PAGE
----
Management consultants to the auto industry are being asked to do more than ever and, increasingly, to wait and see if their strategies work before they get paid.
The days of consultants solely providing clients with numbers, conducting interviews and then offering them a vision of the future - all for a daily fee - are decreasing, according to industry professionals.
Just as carmakers demand more sophisticated products and closer partnerships with their supply chains, consultants are finding that clients want more complex services.
Consultants say the shift is toward analysis involving total business solutions, followed by rapid implementation of the solutions. And financial compensation is increasingly tied to their success.
Fees for consultancy work have traditionally been seen as a discretionary expense by many automakers and suppliers. But Daron Gifford, global automotive practice leader at Deloitte Consulting, believes that even in a downturn there will be 'a drive to become more aggressive and inventive' by consultants.
Andersen Consulting recently estimated that the value of top-tier consultancy work - typically embracing strategy advice; high-end system integration and information technology; and e-commerce consulting, amounted to $100 billion in 1999. That figure is expected to grow to $180 billion in the next three to four years.
While consultants will retain many of their traditional services - including the ability to summarize even the most complex business processes on a two-dimensional diagram with quadrants - a new level of expertise is increasingly being required. That expertise is often drawn from experience with other industry sectors.
Though most consultants are anxious to differentiate themselves from competitors, much of their past growth has come from similar activities. These were typically focused on cost, quality and market issues, for clients happy to accept independent analysis and advice without demanding implementation.
This evolved during the 1990s into internal business process re-engineering. But now that is increasingly seen as a commodity service offering low margins.
Today, major consultants such as Andersen Consulting, Deloitte Consulting, McKinsey and Co., PricewaterhouseCoopers, A.T. Kearney and KPMG are all striving to provide strategic analysis and then solution implementation.
Jurgen Gerlach, managing partner for Andersen Consulting's Global Automotive Group, says today's clients are faced with problems with branding and with closer interface with end consumers. He says both often demand an in-depth appreciation of e-business and e-commerce opportunities.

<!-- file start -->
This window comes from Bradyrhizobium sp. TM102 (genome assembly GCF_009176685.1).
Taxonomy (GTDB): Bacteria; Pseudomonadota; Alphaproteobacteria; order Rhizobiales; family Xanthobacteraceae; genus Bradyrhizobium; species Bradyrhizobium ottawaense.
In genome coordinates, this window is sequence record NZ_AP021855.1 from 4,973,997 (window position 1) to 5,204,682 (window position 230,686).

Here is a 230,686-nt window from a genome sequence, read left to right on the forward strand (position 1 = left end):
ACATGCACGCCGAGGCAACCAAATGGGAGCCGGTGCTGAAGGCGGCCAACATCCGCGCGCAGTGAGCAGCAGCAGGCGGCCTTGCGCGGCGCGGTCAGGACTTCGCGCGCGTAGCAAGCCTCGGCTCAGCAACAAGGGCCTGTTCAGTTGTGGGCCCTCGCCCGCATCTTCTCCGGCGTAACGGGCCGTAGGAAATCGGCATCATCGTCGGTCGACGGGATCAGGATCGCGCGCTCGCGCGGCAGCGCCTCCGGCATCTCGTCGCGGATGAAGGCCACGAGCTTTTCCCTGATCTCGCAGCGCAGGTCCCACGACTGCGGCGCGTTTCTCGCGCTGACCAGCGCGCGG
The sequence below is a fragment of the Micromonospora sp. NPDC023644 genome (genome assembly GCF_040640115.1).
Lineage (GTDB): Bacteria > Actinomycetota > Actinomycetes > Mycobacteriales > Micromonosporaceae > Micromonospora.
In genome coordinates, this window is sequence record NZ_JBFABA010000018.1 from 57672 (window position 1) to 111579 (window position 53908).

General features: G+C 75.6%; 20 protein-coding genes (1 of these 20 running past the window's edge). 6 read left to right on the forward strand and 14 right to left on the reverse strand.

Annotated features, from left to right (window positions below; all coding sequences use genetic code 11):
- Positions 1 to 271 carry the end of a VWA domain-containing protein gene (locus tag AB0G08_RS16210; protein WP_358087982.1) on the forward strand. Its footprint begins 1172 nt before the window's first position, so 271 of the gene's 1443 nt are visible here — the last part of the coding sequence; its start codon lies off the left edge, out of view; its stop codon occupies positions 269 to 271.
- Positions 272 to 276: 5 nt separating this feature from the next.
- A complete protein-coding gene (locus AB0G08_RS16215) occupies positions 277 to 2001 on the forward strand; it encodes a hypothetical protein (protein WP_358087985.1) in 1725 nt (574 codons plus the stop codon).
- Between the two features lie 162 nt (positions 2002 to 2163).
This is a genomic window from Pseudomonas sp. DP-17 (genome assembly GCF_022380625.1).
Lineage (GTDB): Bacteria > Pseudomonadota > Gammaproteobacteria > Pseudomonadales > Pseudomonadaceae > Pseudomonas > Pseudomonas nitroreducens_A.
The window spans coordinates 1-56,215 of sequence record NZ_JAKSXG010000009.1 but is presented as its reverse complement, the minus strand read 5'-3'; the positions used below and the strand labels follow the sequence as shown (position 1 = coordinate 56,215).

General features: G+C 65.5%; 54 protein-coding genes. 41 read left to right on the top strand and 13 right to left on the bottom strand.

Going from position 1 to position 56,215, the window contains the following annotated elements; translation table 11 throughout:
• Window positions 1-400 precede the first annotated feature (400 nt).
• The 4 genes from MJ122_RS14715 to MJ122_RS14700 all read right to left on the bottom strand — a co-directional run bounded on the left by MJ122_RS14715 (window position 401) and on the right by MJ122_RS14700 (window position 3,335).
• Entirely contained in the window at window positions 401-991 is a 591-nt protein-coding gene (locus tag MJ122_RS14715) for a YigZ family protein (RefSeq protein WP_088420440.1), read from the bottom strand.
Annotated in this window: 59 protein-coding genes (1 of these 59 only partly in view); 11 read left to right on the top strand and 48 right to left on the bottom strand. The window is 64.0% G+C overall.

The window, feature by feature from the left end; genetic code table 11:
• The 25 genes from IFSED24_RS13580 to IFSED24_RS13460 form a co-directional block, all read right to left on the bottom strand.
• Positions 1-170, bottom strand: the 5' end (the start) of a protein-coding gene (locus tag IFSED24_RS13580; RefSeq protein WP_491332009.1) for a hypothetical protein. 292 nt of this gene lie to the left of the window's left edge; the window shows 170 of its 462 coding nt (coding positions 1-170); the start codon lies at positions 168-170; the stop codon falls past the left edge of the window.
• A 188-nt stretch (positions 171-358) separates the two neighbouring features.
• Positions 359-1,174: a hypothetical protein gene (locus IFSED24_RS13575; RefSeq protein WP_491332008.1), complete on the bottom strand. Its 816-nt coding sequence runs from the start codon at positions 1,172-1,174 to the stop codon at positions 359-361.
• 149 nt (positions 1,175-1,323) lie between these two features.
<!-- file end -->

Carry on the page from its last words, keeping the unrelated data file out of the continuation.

'Today they [automakers and suppliers] want solutions,' says Gerlach. 'Boards have become much younger and have more global experience, but they tend to be specialist automotive managers who have problems adapting to a
virtual, e-commerce framework. Intellectually they understand it, but they don't have the culture to do it and need a lot of help.'
Such help is increasingly offered through a partnership approach where, according to Wayne Bartel, global leader of Pricewater-houseCooper's Automotive Prac-tice, client and consultant 'stand shoulder to shoulder.'
Bartel says consultants must contribute to the creative process through closer collaboration with clients, but 'speed of implementation - how quick a program can be brought to fruition - is becoming increasingly critical.'
PricewaterhouseCoopers' implementation skills may benefit from its proposed link-up with Hewlett Packard, much as A.T. Kearney's appear to have done through its relationship with Electronic Data Systems Corp., a leader in the global information services sector.
The way ahead is perhaps indicated at DaimlerChrysler's Micro Compact Car, where Andersen Consulting secured a contract to manage the majority of operations concerned with Smart car assembly.
Andersen is responsible for all plant operations. It also integrated a host of key internal systems, from purchasing from Tier 1 suppliers to sales. A similar systems outsourcing contract is under negotiation.
Says Gerlach: 'To survive you have to have industry know-how; contact with board members; the ability to sell strongly and create huge deals; and the capacity to build trust and then provide technology. Just doing strategy studies is fine for a boutique but is too little to be successful in the future.'
Consultants see growing pressures not only to accept payment offered as a reward for successful implementation, but to take financial stakes in new joint ventures or start-up businesses.
The potential rewards for these additional capital requirements could be substantial, particularly if an initial public offering offers a longer-term exit route. However, a number of consulting firms may remain hampered in this area until separation from traditional auditing activities is completed.
Many consulting firms are marketing their automotive capabilities to a wider audience. Sponsorship of industry conferences and Internet portals is growing, and proactive studies to advance industry thinking are on the increase.
Some consultants are suggesting more radical solutions to the industry's current problems with overcapacity and poor returns on investments.
Such solutions - like Price-waterhouseCoopers' Second Auto-motive Century study - see a dramatic reconfiguration of the industry.
The result will be automakers acting more as brand managers or owners and suppliers taking on much of the redeployed manufacturing and assembly assets.
Says Colin Wilson, senior consultant in Cap Gemini Ernst & Young's Automotive Centre of Excellence: 'The drivers for such thinking came initially from consultants but are now coming from automakers.'
Whatever the way forward, consultants seem to all believe that demand for their services will remain strong, even in a cyclical downturn in the key North American and European markets.